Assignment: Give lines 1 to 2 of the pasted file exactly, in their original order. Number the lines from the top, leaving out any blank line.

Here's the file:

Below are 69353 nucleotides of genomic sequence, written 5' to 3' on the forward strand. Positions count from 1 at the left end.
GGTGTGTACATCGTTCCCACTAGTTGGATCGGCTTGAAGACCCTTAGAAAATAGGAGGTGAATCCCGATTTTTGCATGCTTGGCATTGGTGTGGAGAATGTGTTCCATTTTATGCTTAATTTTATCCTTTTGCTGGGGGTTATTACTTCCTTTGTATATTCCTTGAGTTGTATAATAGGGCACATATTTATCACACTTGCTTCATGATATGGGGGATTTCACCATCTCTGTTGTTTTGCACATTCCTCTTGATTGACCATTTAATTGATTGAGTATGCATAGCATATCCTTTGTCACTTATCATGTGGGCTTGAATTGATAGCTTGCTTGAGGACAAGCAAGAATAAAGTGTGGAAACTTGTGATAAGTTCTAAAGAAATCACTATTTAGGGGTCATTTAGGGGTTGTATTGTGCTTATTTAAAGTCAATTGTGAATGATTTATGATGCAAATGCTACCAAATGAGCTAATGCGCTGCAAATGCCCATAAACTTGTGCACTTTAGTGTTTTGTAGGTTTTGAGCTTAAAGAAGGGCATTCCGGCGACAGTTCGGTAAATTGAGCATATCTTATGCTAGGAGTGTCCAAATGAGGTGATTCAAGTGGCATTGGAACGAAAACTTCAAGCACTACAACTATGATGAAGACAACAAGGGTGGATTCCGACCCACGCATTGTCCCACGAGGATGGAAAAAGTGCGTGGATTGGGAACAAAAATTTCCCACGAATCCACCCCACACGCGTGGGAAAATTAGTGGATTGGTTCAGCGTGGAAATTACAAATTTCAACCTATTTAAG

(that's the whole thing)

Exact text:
Below are 69353 nucleotides of genomic sequence, written 5' to 3' on the forward strand. Positions count from 1 at the left end.
GGTGTGTACATCGTTCCCACTAGTTGGATCGGCTTGAAGACCCTTAGAAAATAGGAGGTGAATCCCGATTTTTGCATGCTTGGCATTGGTGTGGAGAATGTGTTCCATTTTATGCTTAATTTTATCCTTTTGCTGGGGGTTATTACTTCCTTTGTATATTCCTTGAGTTGTATAATAGGGCACATATTTATCACACTTGCTTCATGATATGGGGGATTTCACCATCTCTGTTGTTTTGCACATTCCTCTTGATTGACCATTTAATTGATTGAGTATGCATAGCATATCCTTTGTCACTTATCATGTGGGCTTGAATTGATAGCTTGCTTGAGGACAAGCAAGAATAAAGTGTGGAAACTTGTGATAAGTTCTAAAGAAATCACTATTTAGGGGTCATTTAGGGGTTGTATTGTGCTTATTTAAAGTCAATTGTGAATGATTTATGATGCAAATGCTACCAAATGAGCTAATGCGCTGCAAATGCCCATAAACTTGTGCACTTTAGTGTTTTGTAGGTTTTGAGCTTAAAGAAGGGCATTCCGGCGACAGTTCGGTAAATTGAGCATATCTTATGCTAGGAGTGTCCAAATGAGGTGATTCAAGTGGCATTGGAACGAAAACTTCAAGCACTACAACTATGATGAAGACAACAAGGGTGGATTCCGACCCACGCATTGTCCCACGAGGATGGAAAAAGTGCGTGGATTGGGAACAAAAATTTCCCACGAATCCACCCCACACGCGTGGGAAAATTAGTGGATTGGTTCAGCGTGGAAATTACAAATTTCAACCTATTTAAG